The bishop said the immigration bill is an important step that would make a full agreement more likely. He said the building of a wall on the border was an internal political strategy in the United States. “It’s like saying to a sector of society that feels it is under assault by immigration: Yes, we hear you, and we are going to build this wall that isn’t necessary and doesn’t guarantee a thing, just to keep you happy.”
Bishop Aguiar Retes said the Senate reform would “benefit millions of people and many others who would be able to legally immigrate with all of their rights.” Despite all this, he maintained, this does not amount to an immigration agreement allowing for free transit in a given region, in the same way as the North American Free Trade Agreement (NAFTA).
He questioned the nature of the immigrant relationship between the United States, Canada and Mexico-all partners in NAFTA-and said a level of integration similar to that of the European Union was necessary between the three countries. “The flow of illegals is going to diminish thanks to this bill and everyone is going to seek out the legal path. But the reality is, Mexican immigration to the United States had to be like that because there was no other way,” he said.
“Now, with the possibility of temporary worker visas, I suppose Mexicans will apply each year to obtain those permits, but with a different expectation. Nobody likes to risk his life if it is not absolutely necessary,” the bishop stated.
“As the US bishops have said, there is not a single diocese in that country that does not have any Mexicans, and they are Catholics. They belong to the faithful whose needs must be met. There are many reasons for there to be continuous good relations,” he noted.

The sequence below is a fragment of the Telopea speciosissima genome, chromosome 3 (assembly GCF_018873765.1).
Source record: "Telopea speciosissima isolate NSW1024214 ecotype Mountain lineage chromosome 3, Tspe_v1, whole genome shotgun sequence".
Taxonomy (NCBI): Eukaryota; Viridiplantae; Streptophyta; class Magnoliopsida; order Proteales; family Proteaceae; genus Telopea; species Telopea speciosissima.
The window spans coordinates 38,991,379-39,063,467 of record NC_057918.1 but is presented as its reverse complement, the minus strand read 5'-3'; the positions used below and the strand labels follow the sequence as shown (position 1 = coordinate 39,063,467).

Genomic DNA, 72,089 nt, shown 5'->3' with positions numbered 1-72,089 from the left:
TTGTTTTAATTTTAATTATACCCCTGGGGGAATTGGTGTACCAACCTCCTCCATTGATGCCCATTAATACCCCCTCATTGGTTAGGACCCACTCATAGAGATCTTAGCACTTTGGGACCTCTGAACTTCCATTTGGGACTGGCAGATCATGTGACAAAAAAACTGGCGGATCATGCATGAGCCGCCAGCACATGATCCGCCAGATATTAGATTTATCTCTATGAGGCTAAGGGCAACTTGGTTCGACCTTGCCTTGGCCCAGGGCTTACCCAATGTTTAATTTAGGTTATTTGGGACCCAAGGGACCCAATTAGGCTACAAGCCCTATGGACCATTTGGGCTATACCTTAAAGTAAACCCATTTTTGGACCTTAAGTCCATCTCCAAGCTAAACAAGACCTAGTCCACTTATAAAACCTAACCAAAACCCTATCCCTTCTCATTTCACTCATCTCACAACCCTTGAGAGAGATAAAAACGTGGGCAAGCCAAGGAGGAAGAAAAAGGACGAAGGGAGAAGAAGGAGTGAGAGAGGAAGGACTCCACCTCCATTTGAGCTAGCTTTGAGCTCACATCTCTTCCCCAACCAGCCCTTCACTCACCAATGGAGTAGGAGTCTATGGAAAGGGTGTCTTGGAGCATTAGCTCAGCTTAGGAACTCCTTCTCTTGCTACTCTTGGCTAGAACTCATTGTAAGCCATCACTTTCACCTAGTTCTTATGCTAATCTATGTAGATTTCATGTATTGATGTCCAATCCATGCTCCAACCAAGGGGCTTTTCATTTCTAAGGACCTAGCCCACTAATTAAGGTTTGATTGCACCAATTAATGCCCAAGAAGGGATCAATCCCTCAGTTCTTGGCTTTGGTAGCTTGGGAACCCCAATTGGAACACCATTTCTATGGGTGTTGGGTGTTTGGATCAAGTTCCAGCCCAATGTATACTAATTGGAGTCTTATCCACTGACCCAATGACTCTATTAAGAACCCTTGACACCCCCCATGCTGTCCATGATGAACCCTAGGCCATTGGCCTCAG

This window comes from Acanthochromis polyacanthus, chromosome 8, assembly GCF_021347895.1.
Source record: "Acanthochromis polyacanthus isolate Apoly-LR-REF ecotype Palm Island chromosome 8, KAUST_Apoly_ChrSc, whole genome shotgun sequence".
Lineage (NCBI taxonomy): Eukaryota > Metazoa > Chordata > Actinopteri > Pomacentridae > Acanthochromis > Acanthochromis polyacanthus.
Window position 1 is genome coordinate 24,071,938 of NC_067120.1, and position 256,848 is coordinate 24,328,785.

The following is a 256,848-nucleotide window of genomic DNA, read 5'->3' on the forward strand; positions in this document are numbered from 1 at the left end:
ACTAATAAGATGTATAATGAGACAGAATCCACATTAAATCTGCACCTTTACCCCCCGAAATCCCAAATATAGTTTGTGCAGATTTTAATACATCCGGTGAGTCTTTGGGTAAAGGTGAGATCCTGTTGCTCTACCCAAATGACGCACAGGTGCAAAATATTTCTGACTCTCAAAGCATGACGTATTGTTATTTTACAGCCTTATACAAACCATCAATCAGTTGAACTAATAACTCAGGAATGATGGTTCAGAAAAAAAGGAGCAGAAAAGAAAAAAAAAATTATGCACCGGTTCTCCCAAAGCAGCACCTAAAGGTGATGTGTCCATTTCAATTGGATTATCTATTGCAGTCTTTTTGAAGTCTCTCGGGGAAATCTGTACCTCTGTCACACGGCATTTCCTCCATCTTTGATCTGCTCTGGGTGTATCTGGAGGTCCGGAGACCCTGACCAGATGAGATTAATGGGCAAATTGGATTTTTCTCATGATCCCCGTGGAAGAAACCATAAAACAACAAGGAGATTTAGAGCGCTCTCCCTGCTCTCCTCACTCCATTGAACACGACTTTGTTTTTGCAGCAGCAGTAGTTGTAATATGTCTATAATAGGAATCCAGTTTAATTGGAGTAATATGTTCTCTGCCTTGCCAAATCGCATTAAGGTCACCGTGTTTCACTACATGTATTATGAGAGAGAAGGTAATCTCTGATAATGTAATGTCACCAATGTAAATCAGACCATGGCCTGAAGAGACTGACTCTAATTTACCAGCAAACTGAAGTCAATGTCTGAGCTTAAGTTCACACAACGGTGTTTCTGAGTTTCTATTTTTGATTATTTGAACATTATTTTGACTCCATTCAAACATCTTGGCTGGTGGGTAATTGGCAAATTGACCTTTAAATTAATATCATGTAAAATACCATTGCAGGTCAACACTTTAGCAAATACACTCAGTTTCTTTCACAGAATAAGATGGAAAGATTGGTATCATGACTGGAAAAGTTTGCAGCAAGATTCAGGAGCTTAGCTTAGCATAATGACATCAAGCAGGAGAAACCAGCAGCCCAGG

The US Senate approved an immigration reform bill several days ago that would allow nine of the estimated twelve million illegal aliens to gain legal status if they can prove they have been working for four years, and it would authorize the issuance of another 200,000 temporary visas. The Senate bill must now be reconciled with the House bill in conference committee.
Manila, Philippines, Jun 13, 2006 (CNA) - The papal nuncio in the Philippines, Archbishop Fernando Filoni, has applauded the government’s decision to abolish the death penalty, reported the Associated Press. The papal nuncio functions as the Pope’s representative in a given country.
Congress approved the bill last week, despite protests from relatives of crime victims. The bill will be sent to President Gloria Macapagal-Arroyo to be signed into law. Arroyo has previously backed efforts to abolish capital punishment. In April, she commuted several death sentences.
Archbishop Filoni said Monday that the move reflects the government's respect for life.
"It is a sign of profound human sensitivity capable of judging the administration of justice according to criteria of healing rather than vindicating as well as of respect to those who have unfortunately violated the dignity of life itself," he reportedly said.
The 1987 Philippines Constitution abolished the death penalty laws that dictator Ferdinand Marcos had used to execute about a dozen people convicted of rape and drug charges. Congress restored the death penalty in 1993 for heinous crimes such as murder, child rape, and kidnapping. Seven people had been executed under the current death penalty law.
The decision would take about 1,200 convicts off of death row.
Washington D.C., Jun 13, 2006 (CNA) - Church teaching on the permanence of marriage helps married couples live out their marital commitment, reveals a focus group study sponsored by the U.S. bishops’ Committee on Marriage and Family Life.
The study included nearly 200 focus groups and over 1,500 participants in 64 dioceses and one eparchy. Participants discussed their personal experience of marriage, Church teaching about marriage, and parish and diocesan support for married couples.